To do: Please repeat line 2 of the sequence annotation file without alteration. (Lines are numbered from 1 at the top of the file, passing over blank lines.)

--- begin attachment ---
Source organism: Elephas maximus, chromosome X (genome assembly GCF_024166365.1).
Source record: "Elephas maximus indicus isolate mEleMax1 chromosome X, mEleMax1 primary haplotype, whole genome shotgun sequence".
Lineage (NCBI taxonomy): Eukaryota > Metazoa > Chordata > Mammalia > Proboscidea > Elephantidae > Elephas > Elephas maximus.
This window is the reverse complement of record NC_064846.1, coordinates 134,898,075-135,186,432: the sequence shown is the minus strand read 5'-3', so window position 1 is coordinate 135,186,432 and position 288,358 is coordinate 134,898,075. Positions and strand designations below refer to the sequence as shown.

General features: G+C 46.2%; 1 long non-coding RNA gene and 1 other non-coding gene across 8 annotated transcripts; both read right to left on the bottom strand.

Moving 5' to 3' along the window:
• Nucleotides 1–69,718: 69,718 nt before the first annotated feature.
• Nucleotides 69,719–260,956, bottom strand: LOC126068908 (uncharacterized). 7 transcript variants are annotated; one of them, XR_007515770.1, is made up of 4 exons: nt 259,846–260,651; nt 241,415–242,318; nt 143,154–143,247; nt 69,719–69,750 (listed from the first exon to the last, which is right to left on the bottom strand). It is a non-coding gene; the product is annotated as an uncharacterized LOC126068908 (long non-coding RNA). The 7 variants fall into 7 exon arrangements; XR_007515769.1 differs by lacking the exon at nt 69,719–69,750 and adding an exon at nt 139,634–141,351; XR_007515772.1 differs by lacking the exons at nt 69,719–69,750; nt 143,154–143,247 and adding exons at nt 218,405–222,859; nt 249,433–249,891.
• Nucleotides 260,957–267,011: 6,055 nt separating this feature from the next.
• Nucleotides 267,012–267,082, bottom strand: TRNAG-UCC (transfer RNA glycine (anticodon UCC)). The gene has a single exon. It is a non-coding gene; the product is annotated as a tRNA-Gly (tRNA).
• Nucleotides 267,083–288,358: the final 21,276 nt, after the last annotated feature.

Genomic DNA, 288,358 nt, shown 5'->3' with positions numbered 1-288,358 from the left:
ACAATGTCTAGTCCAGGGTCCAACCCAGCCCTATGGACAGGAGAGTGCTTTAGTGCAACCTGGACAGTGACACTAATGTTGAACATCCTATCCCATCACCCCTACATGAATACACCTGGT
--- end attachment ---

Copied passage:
Source record: "Elephas maximus indicus isolate mEleMax1 chromosome X, mEleMax1 primary haplotype, whole genome shotgun sequence".